Who wore it better?
Philip the Good (from the frontispice of Chroniques de Hainaut, 1447-1448) vs Pieter Bladelin (form Roger van der Weyden’s Bladelin Altarpiece, by 1450)
Now, the fashion of 1440 was not all that standardized as it may seem when you look at these two. Bladelin, however, had reasons to be represented in clothing associated with Duke Philip, which were rooted in his - fairly interesting - life story. He came form a burgess family, and not even from one of those high-status patrician one’s. He was, however, an insanely good financier. How good? Enough to be accumulate such wealth to be considered one of the richest men of his time, and to be trusted with control over the finances of the entire Duchy. Despite Bladelin’s not being a noble, Philip also made him the treasurer of the newly-founded Order of the Golden Fleece.
The costume associated with Philip the Good is often seen as an attempt to cover Bladelin’s common background or to highlight his importance at the court of this ruler. We can certainly be sure that Bladelin cared a lot about how he was represented. Why? Well, that town in the background is actually an image of Middleburg, which was founded by Bladelin. It was actually the basis for identifying the donor, since no documents related to the commission of the altarpiece survive.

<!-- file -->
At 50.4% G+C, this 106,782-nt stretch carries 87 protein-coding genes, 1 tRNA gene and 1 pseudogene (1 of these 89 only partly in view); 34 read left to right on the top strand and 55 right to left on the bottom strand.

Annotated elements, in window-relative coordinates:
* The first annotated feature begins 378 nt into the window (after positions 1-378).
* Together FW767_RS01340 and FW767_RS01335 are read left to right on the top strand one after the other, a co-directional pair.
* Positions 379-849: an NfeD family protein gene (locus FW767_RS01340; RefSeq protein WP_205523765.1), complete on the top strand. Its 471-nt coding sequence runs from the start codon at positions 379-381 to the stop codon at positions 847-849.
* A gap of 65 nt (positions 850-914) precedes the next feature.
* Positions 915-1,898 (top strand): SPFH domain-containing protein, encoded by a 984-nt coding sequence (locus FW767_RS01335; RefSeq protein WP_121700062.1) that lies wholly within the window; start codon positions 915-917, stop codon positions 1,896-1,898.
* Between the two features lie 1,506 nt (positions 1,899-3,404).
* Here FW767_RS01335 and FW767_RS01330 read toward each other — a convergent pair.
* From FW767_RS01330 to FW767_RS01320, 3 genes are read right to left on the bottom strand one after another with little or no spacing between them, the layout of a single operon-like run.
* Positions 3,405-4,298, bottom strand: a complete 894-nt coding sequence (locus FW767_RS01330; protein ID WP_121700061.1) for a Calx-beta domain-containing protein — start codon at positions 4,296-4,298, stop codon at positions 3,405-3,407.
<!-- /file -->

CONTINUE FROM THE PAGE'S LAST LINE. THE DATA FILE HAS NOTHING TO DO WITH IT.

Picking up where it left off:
Now, this is actually just one of interesting aspects of the painting. The composition is fairly paradoxical - a contemporary figure within a historical scene, represented as equal? Is he participating in the scene or is he not? If you’d like to learn more about that, here’s an interesting article by Christopher S. Wood.